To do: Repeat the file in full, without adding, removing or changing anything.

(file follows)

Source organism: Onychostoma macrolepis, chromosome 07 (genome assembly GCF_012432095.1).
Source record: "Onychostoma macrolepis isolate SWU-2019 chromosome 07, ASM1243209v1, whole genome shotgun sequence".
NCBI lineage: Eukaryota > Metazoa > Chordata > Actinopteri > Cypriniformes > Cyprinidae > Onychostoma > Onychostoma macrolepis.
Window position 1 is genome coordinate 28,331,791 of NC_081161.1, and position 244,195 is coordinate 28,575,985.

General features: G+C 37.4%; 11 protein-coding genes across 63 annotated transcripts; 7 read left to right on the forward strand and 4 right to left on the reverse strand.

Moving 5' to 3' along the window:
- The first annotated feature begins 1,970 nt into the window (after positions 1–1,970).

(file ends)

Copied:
Source organism: Onychostoma macrolepis, chromosome 07 (genome assembly GCF_012432095.1).
Source record: "Onychostoma macrolepis isolate SWU-2019 chromosome 07, ASM1243209v1, whole genome shotgun sequence".
NCBI lineage: Eukaryota > Metazoa > Chordata > Actinopteri > Cypriniformes > Cyprinidae > Onychostoma > Onychostoma macrolepis.
Window position 1 is genome coordinate 28,331,791 of NC_081161.1, and position 244,195 is coordinate 28,575,985.

General features: G+C 37.4%; 11 protein-coding genes across 63 annotated transcripts; 7 read left to right on the forward strand and 4 right to left on the reverse strand.

Moving 5' to 3' along the window:
- The first annotated feature begins 1,970 nt into the window (after positions 1–1,970).